There are three lines on the track: black, red and blue.  While they mean something specific for races, I was only using them as a guide as to how high I was on the track.  The higher you are, the steeper it is.  When I first got on the track, I pretty much lived between the black and red lines, which isn't that steep at all.  It's a freaky thing to have the road beneath you slant though.  Takes some getting used to.  I kept feeling like I was going to slide down the track.  But slowly I started to creep closer to the red line, and finally past it.  Then once I got comfortable there, I creeped closer to the blue line and finally got past it.  I was surprised at how quickly I was able to adapt to riding on the track.  I figured it'd take me several trips to the track to get me above the blue line.  I eventually got up enough courage to ride up by the "rails" which is up at the very top of the track.   Now THAT was scary.  I just kept thinking "just keep pedaling, just keep pedaling" over and over while riding up there.  I didn't know what was worse, the thought of sliding down the track or busting through the signage that lined the top of it.  Fortunately, I didn't do either.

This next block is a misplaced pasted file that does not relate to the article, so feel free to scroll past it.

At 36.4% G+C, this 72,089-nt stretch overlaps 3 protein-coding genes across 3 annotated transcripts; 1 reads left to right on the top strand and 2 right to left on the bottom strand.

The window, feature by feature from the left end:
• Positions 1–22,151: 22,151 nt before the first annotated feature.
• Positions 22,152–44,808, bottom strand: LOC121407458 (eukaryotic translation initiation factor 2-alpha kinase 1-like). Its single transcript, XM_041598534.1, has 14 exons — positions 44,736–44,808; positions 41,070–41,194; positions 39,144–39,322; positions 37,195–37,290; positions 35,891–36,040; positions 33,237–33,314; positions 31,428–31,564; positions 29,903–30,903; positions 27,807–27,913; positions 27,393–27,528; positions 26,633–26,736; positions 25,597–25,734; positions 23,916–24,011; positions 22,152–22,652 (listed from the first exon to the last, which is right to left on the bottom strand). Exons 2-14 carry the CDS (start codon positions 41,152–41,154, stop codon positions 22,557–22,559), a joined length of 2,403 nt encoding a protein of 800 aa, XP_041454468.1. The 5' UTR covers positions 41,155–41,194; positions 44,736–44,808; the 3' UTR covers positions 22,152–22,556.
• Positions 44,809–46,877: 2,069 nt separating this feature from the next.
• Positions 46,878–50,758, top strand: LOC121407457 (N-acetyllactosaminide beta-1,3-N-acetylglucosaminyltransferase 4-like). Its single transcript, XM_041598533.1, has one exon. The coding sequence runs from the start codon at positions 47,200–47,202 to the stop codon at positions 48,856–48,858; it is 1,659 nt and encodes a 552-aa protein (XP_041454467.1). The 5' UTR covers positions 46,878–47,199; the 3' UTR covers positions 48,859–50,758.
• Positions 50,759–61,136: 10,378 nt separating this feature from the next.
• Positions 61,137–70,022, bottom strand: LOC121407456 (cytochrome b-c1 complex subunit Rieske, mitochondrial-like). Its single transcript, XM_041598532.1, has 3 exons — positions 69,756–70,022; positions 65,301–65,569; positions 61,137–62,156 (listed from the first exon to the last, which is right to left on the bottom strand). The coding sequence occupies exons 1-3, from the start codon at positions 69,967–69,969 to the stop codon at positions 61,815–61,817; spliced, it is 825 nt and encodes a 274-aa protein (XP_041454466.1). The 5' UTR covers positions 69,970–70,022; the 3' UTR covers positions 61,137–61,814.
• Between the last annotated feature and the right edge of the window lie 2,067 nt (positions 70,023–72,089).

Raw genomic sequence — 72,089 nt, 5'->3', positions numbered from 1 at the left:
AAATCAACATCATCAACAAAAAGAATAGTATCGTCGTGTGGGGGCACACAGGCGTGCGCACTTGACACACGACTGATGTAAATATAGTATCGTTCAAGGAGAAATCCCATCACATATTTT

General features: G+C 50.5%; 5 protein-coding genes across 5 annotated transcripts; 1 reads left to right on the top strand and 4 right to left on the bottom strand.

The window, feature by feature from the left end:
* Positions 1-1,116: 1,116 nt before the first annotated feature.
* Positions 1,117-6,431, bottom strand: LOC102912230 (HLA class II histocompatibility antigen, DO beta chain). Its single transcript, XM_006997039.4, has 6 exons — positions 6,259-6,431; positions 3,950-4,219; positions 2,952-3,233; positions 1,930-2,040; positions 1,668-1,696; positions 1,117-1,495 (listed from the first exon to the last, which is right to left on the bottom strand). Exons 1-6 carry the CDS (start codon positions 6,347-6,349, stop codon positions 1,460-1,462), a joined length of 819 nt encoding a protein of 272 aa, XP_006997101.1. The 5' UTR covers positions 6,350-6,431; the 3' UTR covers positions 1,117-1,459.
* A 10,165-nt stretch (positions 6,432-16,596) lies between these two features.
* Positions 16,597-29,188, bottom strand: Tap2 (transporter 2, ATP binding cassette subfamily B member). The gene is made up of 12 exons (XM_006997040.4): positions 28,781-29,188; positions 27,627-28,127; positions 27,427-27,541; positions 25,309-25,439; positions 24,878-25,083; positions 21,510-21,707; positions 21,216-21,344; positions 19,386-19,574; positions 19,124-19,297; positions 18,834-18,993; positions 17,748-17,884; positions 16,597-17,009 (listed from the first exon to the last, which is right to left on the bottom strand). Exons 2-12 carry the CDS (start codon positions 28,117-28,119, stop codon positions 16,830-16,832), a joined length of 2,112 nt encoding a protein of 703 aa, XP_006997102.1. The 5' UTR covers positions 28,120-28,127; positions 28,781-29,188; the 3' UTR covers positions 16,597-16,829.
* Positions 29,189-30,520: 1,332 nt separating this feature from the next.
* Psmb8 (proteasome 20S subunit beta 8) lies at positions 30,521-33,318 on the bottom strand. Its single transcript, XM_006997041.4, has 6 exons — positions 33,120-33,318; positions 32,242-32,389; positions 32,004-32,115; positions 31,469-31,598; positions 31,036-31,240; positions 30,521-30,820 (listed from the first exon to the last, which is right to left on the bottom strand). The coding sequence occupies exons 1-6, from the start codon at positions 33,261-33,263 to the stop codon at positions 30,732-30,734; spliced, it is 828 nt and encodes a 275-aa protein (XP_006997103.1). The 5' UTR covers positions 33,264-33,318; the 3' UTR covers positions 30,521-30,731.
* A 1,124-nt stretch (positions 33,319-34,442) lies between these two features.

(I'm above the blue line!!)

 I did want to try one thing while I was in Trexlertown.  I'd seen racers in Portugal ride WAY up at the top, and then swoop down to the bottom of the track to pick up momentum.  Now THAT looked fun.  I figured since we were the only two in the track, I may as well try it.  After making sure Dad wasn't anywhere near me, I rode up by the rails through the turn and then just flew down to the lower part of the track in the straightaway.  It was so cool and very fast!!  Unfortunately, it was then I forgot that I couldn't coast and jammed my legs when I stopped pedaling, but no biggie.  I did the swoop maneuver a few more times before going home.  

(My dad on the track.  He rocks.)
  It was a great day.